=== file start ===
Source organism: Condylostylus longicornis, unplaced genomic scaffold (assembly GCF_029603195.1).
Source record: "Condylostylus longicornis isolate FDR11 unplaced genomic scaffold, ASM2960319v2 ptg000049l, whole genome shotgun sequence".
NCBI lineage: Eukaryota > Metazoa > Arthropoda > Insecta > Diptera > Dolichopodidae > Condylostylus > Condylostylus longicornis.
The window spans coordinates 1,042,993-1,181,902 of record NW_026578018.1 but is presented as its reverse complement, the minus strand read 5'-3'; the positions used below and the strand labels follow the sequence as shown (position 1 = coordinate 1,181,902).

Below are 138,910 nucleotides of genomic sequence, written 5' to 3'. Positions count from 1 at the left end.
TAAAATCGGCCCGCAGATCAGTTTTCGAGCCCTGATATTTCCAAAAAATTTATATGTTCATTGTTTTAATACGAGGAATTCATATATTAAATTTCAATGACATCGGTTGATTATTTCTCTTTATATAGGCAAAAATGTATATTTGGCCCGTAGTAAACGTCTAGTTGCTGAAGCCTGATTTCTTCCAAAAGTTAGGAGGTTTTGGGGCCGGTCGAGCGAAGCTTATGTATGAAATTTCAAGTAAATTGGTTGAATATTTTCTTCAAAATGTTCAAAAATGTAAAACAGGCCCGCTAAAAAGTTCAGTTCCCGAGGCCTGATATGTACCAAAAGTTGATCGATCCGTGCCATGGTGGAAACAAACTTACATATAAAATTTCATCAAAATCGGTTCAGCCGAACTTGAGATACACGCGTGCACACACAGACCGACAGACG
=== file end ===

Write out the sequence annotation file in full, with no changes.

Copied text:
Source organism: Condylostylus longicornis, unplaced genomic scaffold (assembly GCF_029603195.1).
Source record: "Condylostylus longicornis isolate FDR11 unplaced genomic scaffold, ASM2960319v2 ptg000049l, whole genome shotgun sequence".
NCBI lineage: Eukaryota > Metazoa > Arthropoda > Insecta > Diptera > Dolichopodidae > Condylostylus > Condylostylus longicornis.
The window spans coordinates 1,042,993-1,181,902 of record NW_026578018.1 but is presented as its reverse complement, the minus strand read 5'-3'; the positions used below and the strand labels follow the sequence as shown (position 1 = coordinate 1,181,902).

Below are 138,910 nucleotides of genomic sequence, written 5' to 3'. Positions count from 1 at the left end.
TAAAATCGGCCCGCAGATCAGTTTTCGAGCCCTGATATTTCCAAAAAATTTATATGTTCATTGTTTTAATACGAGGAATTCATATATTAAATTTCAATGACATCGGTTGATTATTTCTCTTTATATAGGCAAAAATGTATATTTGGCCCGTAGTAAACGTCTAGTTGCTGAAGCCTGATTTCTTCCAAAAGTTAGGAGGTTTTGGGGCCGGTCGAGCGAAGCTTATGTATGAAATTTCAAGTAAATTGGTTGAATATTTTCTTCAAAATGTTCAAAAATGTAAAACAGGCCCGCTAAAAAGTTCAGTTCCCGAGGCCTGATATGTACCAAAAGTTGATCGATCCGTGCCATGGTGGAAACAAACTTACATATAAAATTTCATCAAAATCGGTTCAGCCGAACTTGAGATACACGCGTGCACACACAGACCGACAGACG